Complicated agreement has cost District millions

The Taft Union High School District may finally be getting out of a complicated, decades-old joint powers agreement that is costing millions of dollars a year.

The Golden Empire School Financing Authority, or GESFA, is the result of an agreement dating back to the late 1980s between the TUHSD and kern High School District over students who lived in the Belridge area that were attending TUHS even though they lived in the Kern High School District. That meant Taft High was educating students even through the property tax revenues from the land they lived on went to the KHSD.

So the two Districts came up with a complicated deal that led to a swap of sorts: In effect, a portion of the Belridge area was transferred to the TUHSD, with some property taxes shared between the two, and the TUHSD transferred some "physical properties on campus to the KHSD and then leased them back.

It proved costly to the TUHSD. the original agreement, which was in effect for three decades, resulted in total payments of an estimated $144 million by TUHS.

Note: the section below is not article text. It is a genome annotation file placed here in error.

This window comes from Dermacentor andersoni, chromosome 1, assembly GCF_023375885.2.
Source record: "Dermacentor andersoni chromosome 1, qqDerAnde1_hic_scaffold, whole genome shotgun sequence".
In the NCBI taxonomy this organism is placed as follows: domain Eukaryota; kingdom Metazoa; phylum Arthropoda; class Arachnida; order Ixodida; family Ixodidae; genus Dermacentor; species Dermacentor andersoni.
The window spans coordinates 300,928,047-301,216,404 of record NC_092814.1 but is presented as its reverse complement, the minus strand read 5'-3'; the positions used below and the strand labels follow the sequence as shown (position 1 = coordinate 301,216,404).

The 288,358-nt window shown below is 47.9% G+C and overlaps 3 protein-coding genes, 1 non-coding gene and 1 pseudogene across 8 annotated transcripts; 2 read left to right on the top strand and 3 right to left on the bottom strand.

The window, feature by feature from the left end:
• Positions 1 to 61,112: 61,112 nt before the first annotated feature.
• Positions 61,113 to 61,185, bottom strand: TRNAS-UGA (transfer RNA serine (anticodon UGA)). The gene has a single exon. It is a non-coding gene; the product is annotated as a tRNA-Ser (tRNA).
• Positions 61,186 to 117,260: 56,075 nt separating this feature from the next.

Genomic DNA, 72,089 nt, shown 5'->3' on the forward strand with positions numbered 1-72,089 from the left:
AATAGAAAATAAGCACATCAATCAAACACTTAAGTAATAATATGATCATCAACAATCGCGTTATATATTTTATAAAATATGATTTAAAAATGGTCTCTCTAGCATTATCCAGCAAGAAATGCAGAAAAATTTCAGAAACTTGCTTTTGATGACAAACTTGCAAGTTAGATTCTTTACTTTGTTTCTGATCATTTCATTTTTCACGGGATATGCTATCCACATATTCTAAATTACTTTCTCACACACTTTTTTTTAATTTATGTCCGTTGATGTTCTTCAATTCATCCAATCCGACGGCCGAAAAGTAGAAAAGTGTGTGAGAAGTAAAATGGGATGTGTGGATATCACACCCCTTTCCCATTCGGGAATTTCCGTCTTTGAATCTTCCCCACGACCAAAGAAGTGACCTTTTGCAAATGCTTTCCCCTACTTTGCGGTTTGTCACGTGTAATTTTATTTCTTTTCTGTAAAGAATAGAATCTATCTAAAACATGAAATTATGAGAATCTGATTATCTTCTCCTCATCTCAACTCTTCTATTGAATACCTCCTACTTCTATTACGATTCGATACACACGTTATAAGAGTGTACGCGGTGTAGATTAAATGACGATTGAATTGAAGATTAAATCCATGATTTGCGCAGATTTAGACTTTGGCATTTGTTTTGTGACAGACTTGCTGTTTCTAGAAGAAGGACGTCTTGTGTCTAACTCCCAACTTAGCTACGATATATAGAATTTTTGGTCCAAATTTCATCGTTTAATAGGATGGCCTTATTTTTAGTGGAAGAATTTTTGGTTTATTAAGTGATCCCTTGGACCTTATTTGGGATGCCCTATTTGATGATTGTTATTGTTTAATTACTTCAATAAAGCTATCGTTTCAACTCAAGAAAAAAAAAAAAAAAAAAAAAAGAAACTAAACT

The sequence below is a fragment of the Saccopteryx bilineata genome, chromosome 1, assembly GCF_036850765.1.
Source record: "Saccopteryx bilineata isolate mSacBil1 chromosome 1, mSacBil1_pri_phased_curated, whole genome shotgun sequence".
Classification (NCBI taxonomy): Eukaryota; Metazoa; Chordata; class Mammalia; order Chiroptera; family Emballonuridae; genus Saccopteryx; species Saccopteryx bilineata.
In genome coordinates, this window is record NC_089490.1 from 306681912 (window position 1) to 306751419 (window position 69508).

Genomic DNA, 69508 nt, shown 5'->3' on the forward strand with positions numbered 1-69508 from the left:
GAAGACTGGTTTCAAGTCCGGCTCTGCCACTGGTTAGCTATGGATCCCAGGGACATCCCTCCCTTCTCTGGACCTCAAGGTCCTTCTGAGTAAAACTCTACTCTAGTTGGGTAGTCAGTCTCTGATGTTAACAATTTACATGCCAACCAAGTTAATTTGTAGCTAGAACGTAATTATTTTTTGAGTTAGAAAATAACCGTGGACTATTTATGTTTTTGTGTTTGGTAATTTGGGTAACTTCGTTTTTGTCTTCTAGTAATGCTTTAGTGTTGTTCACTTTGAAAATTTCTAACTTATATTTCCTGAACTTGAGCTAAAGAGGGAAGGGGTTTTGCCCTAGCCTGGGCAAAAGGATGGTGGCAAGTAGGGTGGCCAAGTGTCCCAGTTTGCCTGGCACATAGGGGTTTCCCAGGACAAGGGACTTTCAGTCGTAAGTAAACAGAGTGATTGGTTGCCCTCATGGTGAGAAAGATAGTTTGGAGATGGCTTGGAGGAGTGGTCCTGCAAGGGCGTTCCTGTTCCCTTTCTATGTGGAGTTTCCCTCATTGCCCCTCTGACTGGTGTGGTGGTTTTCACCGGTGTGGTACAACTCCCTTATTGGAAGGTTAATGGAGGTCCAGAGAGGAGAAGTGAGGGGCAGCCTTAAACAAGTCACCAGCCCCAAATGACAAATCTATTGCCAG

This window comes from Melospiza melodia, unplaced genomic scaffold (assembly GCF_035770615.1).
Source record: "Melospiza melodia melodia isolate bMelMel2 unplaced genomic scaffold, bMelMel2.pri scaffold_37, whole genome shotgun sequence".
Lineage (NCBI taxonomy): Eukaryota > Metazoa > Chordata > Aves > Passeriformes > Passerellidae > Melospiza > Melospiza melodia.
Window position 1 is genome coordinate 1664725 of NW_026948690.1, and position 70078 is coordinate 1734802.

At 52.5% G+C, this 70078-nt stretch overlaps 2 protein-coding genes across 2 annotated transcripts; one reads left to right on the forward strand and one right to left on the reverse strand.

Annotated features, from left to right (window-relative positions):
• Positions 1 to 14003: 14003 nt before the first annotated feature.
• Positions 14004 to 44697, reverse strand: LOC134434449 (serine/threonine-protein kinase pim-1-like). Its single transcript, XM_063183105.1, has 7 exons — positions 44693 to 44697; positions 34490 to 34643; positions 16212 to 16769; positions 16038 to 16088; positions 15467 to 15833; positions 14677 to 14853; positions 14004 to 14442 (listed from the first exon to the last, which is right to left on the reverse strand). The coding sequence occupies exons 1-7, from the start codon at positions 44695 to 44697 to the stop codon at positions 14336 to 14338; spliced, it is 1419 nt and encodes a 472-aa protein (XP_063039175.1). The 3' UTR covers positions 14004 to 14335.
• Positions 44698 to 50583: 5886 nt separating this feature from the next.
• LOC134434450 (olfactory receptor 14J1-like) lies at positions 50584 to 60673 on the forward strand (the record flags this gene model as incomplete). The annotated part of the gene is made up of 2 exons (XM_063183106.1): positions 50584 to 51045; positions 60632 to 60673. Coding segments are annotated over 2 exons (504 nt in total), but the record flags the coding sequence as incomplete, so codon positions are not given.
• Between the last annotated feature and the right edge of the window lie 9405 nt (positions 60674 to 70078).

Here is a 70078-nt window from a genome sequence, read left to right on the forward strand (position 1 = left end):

The payment amount varied considerably, ranging from $1 million to $10 million annually, according to the TUHSD.

Except for salaries, the GSFA payment became the largest single budget item each year.

GESFA hasn't just been costly in recent years, but it also creates uncertainty every year in the TUHSD budget.
The original agreement was renewed in 2016, but earlier this year, the TUHSD and KHSD agreed to an alternative that not only cut the local payment obligation, but gave it a change to settle the issue once for all, but at a price.

The TUHSD has a chance to buy its way out of GESFA through a one-time payment of $34.5 million before the end of 2019 or continue paying through 2053.

The proposed deal is going to be very expensive in the short term, but in the long term it could save the District tens of millions of dollars, Chief Business Officer Josh Bryant said.

The TUHSD Board of Trustees is going to vote next month on a recommendation to make the one-time payment to buy out the remainder of the District's obligations under the GFSA agreement.

Bryant said the funding for the settlement will come out of two reserve funds, Fund 40, the capital expenditures, and Fund 20, the OPEB other post employment benefits) fund and would not affect the district's operating reserves .

The cost is steep, Bryant told the TUHSD Board Monday night, but offers several advantages.

First, it could result in a savings of about $60 million over the next 30 years.

In addition, the money taken from the funds could be repaid back out of the District's annual tax revenue at a rate that is less than the current annual GESFA payment.